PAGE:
Hong Kong marks anniversary of Chinese rule with protests

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Protesters tried to smash into Hong Kong’s legislature ahead of a pro-democracy rally that is expected to draw hundreds of thousands. Tensions are running high over a controversial bill to allow extraditions to China.

Hundreds of protesters attempted to break into Hong Kong’s legislature on Monday, in demonstrations coinciding with the anniversary of Hong Kong’s return to Chinese rule on July 1, 1997.

Clutching umbrellas, a group of demonstrators used a metal cart to ram through the glass doors of the Legislative Council building. Police responded by firing pepper spray and beating some people with batons.

The incident came as thousands of Hong Kong residents blocked off roads outside the government complex. Even more people are expected to take part in an annual rally in the afternoon.

The anniversary protests come in the wake of huge demonstrations that drew more than a million people to the streets against a bill that sought to allow extraditions to the Chinese mainland.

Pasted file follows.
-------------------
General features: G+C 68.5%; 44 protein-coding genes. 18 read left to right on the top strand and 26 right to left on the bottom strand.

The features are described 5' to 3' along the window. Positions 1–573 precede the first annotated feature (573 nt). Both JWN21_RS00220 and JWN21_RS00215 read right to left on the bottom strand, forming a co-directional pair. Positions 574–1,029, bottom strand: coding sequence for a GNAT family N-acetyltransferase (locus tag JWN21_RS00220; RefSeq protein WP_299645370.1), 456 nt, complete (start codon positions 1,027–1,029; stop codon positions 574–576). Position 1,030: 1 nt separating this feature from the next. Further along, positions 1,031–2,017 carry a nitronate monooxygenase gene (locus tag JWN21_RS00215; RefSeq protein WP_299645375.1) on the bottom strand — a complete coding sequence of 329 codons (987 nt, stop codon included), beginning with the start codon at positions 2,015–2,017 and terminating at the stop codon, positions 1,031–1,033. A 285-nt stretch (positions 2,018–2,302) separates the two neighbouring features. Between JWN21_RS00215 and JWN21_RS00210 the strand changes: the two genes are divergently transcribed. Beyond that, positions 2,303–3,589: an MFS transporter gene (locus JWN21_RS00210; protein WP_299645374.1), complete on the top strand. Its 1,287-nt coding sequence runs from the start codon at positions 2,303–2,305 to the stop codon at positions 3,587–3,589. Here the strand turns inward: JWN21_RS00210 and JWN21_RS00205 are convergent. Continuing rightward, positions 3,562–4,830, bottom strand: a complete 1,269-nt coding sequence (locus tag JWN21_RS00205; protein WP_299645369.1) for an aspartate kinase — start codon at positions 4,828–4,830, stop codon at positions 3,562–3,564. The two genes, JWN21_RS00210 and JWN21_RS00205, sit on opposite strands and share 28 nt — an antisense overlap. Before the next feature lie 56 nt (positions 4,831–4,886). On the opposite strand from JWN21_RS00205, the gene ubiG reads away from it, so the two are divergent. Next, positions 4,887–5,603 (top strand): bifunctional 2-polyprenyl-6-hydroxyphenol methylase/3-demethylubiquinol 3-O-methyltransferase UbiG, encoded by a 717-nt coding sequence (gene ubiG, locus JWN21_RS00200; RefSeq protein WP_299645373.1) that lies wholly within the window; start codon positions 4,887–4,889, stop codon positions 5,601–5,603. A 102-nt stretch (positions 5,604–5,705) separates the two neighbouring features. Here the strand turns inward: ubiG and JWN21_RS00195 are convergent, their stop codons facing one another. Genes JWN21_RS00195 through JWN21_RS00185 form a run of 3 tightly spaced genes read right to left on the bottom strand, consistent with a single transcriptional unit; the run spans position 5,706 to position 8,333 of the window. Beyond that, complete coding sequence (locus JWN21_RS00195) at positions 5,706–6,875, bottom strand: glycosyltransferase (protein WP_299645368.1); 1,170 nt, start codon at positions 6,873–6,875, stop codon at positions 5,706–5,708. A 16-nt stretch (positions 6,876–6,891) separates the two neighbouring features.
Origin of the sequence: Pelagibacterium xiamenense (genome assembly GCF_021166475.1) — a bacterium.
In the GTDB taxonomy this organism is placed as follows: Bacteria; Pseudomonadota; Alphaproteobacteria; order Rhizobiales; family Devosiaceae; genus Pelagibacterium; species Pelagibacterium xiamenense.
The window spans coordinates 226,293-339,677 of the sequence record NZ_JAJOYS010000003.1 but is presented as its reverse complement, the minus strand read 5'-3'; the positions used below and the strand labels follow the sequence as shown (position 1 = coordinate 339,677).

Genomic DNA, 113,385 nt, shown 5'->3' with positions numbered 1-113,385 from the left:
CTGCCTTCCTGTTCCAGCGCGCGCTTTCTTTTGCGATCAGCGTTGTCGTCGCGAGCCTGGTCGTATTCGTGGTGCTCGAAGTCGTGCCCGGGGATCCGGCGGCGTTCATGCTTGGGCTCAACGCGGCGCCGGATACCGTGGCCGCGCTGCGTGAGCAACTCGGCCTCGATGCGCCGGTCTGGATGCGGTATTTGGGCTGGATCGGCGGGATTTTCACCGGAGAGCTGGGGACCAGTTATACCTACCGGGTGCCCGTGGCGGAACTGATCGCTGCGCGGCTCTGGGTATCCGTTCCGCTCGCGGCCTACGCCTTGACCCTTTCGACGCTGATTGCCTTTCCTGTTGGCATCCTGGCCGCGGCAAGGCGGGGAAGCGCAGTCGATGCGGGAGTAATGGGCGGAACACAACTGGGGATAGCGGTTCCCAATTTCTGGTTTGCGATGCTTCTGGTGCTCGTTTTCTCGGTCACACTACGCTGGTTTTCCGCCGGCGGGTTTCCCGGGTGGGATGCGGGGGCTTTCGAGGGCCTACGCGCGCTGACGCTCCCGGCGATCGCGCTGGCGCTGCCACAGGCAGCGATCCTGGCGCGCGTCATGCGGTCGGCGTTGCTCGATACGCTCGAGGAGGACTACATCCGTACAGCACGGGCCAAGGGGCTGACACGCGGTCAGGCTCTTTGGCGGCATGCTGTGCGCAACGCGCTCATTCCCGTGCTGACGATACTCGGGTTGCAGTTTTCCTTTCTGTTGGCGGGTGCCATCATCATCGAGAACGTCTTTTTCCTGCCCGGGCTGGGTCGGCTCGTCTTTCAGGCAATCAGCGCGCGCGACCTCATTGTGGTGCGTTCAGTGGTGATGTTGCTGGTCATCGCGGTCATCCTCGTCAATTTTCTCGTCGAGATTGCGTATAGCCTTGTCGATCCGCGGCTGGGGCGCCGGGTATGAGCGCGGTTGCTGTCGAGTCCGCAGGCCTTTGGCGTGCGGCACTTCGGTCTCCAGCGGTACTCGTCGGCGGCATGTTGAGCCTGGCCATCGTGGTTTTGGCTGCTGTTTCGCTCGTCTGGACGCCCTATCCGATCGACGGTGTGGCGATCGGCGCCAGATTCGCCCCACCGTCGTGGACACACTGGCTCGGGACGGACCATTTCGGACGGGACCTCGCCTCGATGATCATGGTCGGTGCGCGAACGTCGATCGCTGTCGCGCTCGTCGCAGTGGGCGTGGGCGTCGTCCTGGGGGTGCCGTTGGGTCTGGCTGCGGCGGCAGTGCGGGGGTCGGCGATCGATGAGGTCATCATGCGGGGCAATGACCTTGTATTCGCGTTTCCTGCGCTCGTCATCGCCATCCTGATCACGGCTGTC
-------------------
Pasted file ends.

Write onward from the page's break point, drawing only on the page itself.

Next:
As a result, the government postponed debate on the legislation, but protest leaders still want the bill formally withdrawn and for embattled Hong Kong leader Carrie Lam to resign.

Clashes with police

Monday’s pro-democracy march was due to start in the afternoon at Victoria Park on Hong Kong Island and end at government offices near the heart of the financial center.

The anniversary is considered a public holiday, so financial markets and most businesses are closed on this day.

Earlier on Monday morning, small groups of masked protesters, most of them young, took control of three of the cities main streets, deploying metal and plastic barriers to block the way. Clashes with riot police were reported in the Admiralty and Wanchai districts of the city.

Lam makes public appearance

The morning disturbances occurred shortly before a government flag-raising ceremony to mark the 22nd anniversary of the city’s handover.

The event was officiated by Carrie Lam, who had not been seen in public in more than 10 days. She gave a speech that struck a conciliatory tone.

“What happened in recent months has caused conflicts and disputes between the government and residents,” Lam said.

“It has made me fully understand that as a politician, I need to be aware and accurately grasp the feelings of the people,” she said.

The July 1 anniversary has been marred by deepening dissatisfaction among many residents about what many see as increasing meddling by China in Hong Kong and the erosion of freedoms.

A former British colony, Hong Kong was returned to China under the “one country, two systems” rule. The formula allows for freedom of protest and lets the autonomous region have an independent judiciary, neither of which is accepted in China.

rs, jcg/aw (AFP, Reuters, AP)

DW

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